I've finally extended PHPUnit in Laravel.

I've finally extended PHPUnit in Laravel.

Denver F's photo
Denver F
·Apr 28, 2022·

3 min read

Table of contents

  • The Premise
  • The Situation
  • The Solution v1.0
  • The Solution v1.1

The Premise

I've been writing PHP for many years at this point and I've always ignored testing preferring to just get the code to execute and fix any issues. The problem with that is I am not a user and can't think like a user. This tweet shows why programmers and QA are not sufficient for testing.

The Situation

However, I have recently started a new project for a friend and I am trying my darndest to follow TDD. Actually, what I'm doing is writing a basic implementation before I write the test then rewriting what I wrote to be more better.

All this to say that in one of my tests I am using assertViewIs(string: '') which is provided by Laravels abstraction of PHPUnit. However, I like to be thorough so I wanted to chain assertViewIsNot(string: '') right after. This is a method not supplied by Laravel.

Let's take the Test Case

public function test_we_can_see_the_index_page_when_unauthenticated(): void
{
    $response = $this->get('/');

    $response->assertStatus(200)
        ->assertViewIs('index')
        ->assertViewIsNot('home');
}

Pretty straight-forward in my opinion. Request the index page, check we get an HTTP_OK 200 response, check we have the view called index.blade.php and check that it's not home.blade.php.

Currently, assertViewIsNot(string: '') doesn't exist so we need to create that. I tried extracting my own TestCase (AppTestCase) from the TestCase Laravel supplies but that didn't work. Following the assertViewIs(string: '') to its home, I find it's located in vendor/laravel/src/Illuminate/Testing/TestResponse.php. I do a little light googling (googleing?) and see a post on StackOverflow saying that TestResponse has the Macroable trait which means I can hook into the class and write my own methods without having to modify any vendor files, fork code or submit patches.

The Solution v1.0

I initially added this to AppServiceProvider but then thought to myself that I don't want that code being executed on every request, it's only ever going to be needed when running tests so I opened up tests/CreatesApplication.php which is a trait called by TestCase.

By adding one line of code to the createApplication() method

public function createApplication(): Application
{
    $app = require __DIR__.'/../bootstrap/app.php';

    $app->make(Kernel::class)->bootstrap();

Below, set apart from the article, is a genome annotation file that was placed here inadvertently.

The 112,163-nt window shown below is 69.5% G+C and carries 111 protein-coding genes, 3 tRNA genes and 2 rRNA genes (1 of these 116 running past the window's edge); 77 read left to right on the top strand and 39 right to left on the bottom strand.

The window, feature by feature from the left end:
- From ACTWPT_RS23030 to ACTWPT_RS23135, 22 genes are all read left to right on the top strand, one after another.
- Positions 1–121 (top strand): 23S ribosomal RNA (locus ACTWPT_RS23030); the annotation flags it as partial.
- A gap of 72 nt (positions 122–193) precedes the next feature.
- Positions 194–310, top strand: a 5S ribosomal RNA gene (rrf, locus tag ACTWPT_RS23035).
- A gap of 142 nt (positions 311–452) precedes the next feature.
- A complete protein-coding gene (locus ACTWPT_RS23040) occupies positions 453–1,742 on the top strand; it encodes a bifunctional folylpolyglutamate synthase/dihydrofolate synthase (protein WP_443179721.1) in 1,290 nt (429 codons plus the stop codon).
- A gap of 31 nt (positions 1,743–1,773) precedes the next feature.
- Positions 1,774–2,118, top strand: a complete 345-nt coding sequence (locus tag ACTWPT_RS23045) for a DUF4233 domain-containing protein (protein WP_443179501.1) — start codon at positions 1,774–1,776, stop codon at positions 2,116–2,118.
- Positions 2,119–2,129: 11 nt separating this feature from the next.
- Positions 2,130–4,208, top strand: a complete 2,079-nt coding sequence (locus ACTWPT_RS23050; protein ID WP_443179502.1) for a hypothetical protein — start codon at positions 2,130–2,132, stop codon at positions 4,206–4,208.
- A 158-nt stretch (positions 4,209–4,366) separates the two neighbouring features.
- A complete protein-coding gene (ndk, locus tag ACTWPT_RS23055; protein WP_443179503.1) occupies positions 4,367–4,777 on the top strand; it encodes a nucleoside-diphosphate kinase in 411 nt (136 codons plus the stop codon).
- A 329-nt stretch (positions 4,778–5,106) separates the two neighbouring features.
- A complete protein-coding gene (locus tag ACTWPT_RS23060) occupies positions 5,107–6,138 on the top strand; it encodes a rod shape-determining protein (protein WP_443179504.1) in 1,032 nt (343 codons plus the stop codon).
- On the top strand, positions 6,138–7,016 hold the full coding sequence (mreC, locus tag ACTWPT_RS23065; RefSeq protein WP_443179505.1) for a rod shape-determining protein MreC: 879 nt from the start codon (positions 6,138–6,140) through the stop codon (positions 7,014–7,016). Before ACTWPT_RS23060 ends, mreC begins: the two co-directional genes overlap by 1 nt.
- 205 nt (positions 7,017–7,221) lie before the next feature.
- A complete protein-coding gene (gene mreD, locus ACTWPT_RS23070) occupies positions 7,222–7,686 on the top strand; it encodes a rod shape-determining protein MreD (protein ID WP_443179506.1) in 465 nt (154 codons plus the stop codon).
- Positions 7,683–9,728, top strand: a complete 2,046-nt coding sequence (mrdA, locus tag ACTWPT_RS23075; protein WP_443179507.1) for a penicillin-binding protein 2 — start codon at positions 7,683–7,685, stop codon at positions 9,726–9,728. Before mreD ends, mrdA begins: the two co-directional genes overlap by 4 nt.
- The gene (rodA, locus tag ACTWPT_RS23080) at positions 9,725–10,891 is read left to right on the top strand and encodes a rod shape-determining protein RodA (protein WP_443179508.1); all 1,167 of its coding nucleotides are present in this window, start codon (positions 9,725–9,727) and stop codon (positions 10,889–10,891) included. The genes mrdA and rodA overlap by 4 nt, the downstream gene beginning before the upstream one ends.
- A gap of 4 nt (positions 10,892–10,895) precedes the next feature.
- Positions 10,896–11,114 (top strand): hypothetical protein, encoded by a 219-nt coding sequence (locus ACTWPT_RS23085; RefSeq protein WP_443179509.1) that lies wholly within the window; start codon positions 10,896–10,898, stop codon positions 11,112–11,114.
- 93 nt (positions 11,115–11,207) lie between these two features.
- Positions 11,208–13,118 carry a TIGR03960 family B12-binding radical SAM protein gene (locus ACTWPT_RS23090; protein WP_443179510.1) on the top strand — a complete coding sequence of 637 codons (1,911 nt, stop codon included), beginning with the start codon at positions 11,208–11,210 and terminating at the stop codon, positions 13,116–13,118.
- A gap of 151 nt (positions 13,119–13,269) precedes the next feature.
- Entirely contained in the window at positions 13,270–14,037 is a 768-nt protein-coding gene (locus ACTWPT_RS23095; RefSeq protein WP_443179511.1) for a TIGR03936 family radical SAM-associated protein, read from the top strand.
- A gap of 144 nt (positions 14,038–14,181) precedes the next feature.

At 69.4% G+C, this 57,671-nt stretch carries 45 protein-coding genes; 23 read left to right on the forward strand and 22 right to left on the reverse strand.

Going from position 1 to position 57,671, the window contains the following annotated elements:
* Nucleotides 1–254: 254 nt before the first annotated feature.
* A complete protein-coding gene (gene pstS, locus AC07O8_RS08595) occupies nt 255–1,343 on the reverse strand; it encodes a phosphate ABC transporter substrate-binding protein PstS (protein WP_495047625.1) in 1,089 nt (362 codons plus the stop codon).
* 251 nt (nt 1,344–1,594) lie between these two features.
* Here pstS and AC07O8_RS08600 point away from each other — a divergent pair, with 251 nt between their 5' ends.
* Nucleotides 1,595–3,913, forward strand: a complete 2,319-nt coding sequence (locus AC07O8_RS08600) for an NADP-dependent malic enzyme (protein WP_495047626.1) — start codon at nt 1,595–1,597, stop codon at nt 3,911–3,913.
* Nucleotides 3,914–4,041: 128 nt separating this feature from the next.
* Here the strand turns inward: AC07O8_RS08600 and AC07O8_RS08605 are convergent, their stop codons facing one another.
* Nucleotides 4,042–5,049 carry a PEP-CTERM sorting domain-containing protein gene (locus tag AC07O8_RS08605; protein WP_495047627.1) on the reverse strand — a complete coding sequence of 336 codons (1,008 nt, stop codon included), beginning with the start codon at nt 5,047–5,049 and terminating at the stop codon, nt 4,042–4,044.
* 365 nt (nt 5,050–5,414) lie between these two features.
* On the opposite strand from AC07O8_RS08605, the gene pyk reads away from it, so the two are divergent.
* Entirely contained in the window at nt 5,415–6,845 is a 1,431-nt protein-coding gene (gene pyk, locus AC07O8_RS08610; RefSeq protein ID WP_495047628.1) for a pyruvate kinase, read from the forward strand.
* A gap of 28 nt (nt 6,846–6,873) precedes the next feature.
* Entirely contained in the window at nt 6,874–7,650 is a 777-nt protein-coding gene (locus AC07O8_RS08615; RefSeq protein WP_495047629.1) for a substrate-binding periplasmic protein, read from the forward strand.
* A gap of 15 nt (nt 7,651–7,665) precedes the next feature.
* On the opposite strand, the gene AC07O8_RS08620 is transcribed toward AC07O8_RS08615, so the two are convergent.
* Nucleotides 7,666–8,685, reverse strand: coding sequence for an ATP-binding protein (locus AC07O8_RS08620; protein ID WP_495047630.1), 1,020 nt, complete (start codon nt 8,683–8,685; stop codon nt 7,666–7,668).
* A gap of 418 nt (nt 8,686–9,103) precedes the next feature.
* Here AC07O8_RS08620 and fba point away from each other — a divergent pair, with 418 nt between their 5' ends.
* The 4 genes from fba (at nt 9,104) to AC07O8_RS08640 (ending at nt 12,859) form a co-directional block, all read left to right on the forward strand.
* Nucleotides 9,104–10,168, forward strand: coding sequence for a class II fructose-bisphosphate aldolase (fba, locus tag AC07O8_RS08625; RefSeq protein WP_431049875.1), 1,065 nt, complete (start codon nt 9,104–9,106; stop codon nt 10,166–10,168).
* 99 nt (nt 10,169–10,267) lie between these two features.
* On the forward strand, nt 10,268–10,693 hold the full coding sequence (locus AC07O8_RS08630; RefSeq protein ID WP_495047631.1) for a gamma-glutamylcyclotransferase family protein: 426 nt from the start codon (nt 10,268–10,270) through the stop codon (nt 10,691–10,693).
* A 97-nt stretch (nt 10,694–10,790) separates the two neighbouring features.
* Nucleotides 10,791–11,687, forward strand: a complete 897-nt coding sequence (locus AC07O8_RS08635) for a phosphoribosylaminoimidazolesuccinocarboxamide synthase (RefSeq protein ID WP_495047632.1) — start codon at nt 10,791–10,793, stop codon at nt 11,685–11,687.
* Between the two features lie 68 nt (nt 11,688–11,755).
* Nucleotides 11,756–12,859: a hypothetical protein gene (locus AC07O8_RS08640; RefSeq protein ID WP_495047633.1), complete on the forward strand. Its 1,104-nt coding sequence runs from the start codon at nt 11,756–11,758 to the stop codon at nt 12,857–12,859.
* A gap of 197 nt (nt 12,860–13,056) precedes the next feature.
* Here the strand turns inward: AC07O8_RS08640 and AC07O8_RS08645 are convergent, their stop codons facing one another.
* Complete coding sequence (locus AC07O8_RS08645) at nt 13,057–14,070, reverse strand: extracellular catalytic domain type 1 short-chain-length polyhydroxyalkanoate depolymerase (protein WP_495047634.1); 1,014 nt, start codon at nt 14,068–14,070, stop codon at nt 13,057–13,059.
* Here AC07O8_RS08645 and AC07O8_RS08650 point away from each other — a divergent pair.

// this line right here.
    $this->assertViewIsNot();

    return $app;
}

I can then add this method

public function assertViewIsNot(): void
{
    TestResponse::macro('assertViewIsNot', function(string $value) {
        $this->ensureResponseHasView();

        PHPUnit::assertNotEquals($value, $this->original->name());

        return $this;
    });
}

and thus my tests now pass!

Yeah, I see an issue here too. For however many custom assertions I add, that createApplication() method will get very long. My next change was to then rename the function to macros and then we can add as many custom assertions as we want

public function macros(): void
{
    /**
     * Assert that the response view does not equal the given value.
     */
    TestResponse::macro('assertViewIsNot', function (string $value): static {
        $this->ensureResponseHasView();

        PHPUnit::assertNotEquals($value, $this->original->name());

        return $this;
    });
}

The Solution v1.1

However, we lose code-completion and doc-block support using this macro so we need to extend Mr TestResponse class.

use Illuminate\Testing\TestResponse as BaseTestResponse;
use PHPUnit\Framework\Assert as PHPUnit;

class TestResponse extends BaseTestResponse
{
    public function assertViewIsNot(string $value)
    {
        $this->ensureResponseHasView();

        PHPUnit::assertNotEquals($value, $this->original->name());

        return $this;
    }
}

Great, that part is done. Now we need to override Laravels calls to what is now BaseTestResponse. Oh. That's buried in a vendor file, there must be a way. Yup! Laravel has our back once again.

protected function createTestResponse($response): \Test\TestResponse
{
    return \Test\TestResponse::fromBaseResponse($response);
}

What happens here is ::fromBaseResponse creates a new Illuminate\Testing\TestResponse instance from our TestResponse class meaning that our assertion is now available with code-completion and doc-blocks!. No, it doesn't. PHPStorm throws this Inspection warning at me Potentially polymorphic call. TestResponse does not have members in its hierarchy. I'm not sure where to proceed from here but I will solve this issue somehow!

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